Joe’s Shanghai (New York City)
There is only one thing you need to order here: soup dumplings. Get a couple orders and cold beer and you will be satisfied. Nothing further to say.
I have a lot of affection for Momofuku – in many ways it served as a catalyst for really loving Asian cuisine. Your first time there at Momofuku Noodle Bar, go straight for their signature pork buns and ramen. Once you’ve had that experience, dive down the menu even further – those garlic scallion noodles are to die for. Ssam Bar offers a completely different menu focused on seasonal small and large plates with seasonal sides. The Ssam (roasted meat rolled in lettuce with rice) is worth seeking out, but I’ve left pretty happy just working my way through what looked great on the menu that particular day.
Side note: since my last visit Momofuku Noodle Bar now offers fried chicken on the menu. Yea, I think I will go out of my way to visit next time I’m in New York.
Le Thai (Las Vegas)
After a night of drunken gambling, I prefer to bask in the glory of victory or the anguish of defeat knee deep in some spicy Thai food. Isn’t that what God wants you to do after spending an evening playing single-deck blackjack? Conveniently located next to the Golden Nugget and El Cortez, Le Thai is a pretty great way to end an evening in old Vegas. You can’t go wrong with any of the curries, but I know what I want: waterfall beef, papaya salad, pad prik, and plenty of ice cold beer. Tomorrow morning can wait.
Z&Y (San Francisco)
Look, dining in the wine country is great but after awhile you can only eat so many persimmons, figs, etc., on a bed of arugula with goat cheese. Yes, Californian food has its place, but you can’t visit the Bay Area without going to Z&Y. This is classic Sichuan to the max, and one would be remiss to avoid classics such as the Tan Tan noodles, spicy wonton in chili oil, or the restaurant’s signature dish: Chicken with Explosive Chili Pepper. Yes, get something to cool you down (i.e. beer), but if your liver is in need from a detox from wine country I found the honey walnut shrimp to be quite satisfying. Note that you can wait a long time to get a table at Z&Y (in our case over an hour), but it is so worth it.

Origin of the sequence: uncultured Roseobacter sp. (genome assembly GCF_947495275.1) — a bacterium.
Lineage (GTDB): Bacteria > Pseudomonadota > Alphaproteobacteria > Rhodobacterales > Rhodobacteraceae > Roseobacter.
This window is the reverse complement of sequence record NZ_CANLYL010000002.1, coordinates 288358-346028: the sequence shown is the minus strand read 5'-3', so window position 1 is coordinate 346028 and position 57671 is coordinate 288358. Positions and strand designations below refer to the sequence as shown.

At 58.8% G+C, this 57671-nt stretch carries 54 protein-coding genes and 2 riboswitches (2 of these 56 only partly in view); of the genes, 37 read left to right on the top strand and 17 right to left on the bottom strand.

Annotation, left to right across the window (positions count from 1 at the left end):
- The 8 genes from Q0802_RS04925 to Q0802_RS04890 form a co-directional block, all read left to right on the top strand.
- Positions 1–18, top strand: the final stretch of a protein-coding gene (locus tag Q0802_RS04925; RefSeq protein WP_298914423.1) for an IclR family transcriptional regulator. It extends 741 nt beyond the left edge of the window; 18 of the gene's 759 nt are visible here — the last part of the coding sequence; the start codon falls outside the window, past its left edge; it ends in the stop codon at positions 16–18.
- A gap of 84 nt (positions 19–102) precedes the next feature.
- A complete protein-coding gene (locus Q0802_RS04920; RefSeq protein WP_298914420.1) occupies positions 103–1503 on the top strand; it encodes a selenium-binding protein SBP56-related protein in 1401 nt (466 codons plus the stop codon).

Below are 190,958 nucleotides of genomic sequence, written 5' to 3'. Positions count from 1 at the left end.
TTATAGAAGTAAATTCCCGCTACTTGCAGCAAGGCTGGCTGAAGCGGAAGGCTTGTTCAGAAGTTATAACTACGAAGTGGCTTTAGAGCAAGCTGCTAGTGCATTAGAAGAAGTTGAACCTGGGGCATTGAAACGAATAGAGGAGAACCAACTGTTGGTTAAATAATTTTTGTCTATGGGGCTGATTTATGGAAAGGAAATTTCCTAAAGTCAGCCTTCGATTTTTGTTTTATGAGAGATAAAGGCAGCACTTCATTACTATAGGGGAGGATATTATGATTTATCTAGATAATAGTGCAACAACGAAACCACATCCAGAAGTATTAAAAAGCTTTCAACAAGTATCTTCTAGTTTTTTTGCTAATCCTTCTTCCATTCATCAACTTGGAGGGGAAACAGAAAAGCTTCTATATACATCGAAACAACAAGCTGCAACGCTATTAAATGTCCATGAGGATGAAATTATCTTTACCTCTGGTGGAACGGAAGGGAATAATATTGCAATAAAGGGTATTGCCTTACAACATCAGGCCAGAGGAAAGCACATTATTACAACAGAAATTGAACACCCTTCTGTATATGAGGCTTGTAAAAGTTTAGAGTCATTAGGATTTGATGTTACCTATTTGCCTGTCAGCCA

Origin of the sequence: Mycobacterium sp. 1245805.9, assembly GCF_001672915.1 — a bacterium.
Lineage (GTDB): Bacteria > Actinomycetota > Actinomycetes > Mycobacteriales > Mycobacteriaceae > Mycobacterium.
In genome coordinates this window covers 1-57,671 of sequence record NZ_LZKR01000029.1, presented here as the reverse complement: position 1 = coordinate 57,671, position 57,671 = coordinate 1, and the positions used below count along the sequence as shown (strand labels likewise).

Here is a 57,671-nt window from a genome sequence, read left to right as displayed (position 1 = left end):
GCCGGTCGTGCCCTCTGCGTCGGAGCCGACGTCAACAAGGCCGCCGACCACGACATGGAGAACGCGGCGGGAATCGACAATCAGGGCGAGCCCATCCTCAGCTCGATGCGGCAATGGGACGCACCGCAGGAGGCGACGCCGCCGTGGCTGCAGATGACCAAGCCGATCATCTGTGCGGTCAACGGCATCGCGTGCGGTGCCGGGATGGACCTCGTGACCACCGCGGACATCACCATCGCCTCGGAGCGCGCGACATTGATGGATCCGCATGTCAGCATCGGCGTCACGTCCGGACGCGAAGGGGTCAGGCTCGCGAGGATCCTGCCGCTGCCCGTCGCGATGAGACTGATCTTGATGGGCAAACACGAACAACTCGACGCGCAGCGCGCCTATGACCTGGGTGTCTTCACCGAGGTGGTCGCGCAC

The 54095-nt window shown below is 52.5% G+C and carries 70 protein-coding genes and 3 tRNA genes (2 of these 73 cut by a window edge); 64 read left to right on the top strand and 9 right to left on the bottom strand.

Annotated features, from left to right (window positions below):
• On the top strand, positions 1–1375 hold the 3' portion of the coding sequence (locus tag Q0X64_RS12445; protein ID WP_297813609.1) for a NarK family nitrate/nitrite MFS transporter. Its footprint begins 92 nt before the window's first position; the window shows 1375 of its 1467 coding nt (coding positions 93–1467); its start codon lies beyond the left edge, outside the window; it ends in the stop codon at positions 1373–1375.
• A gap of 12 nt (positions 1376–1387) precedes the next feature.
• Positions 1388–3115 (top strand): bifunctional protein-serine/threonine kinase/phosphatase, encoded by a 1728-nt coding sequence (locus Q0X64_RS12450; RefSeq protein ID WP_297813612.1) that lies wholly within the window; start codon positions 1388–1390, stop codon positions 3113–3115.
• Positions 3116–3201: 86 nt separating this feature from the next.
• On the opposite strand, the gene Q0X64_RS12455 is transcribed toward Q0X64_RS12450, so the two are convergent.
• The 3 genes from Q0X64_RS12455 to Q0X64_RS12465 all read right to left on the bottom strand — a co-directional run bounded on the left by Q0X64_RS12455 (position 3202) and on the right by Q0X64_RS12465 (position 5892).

The Slanted Door (San Francisco)
My wife beat me to The Slanted Door, and for a year I heard her rave about the tea menu, the Shaking Beef, and the Slanted Door Spring Rolls (yes, they live to the hype). This is a restaurant I highly recommend going to with a dining companion just to tackle as much of the menu as possible, mostly because you won’t find this type of refined Vietnamese cuisine often. The imperial rolls and Slanted Door rolls are a must, but don’t miss the cellophane noodles – they are hauntingly good (with all that fresh California crab, you won’t forget it). The Shaking Beef and lemongrass chicken are excellent entrees as well, and ask for wine pairings as you go – I promise you will be drinking more Austrian and German white wines in the future.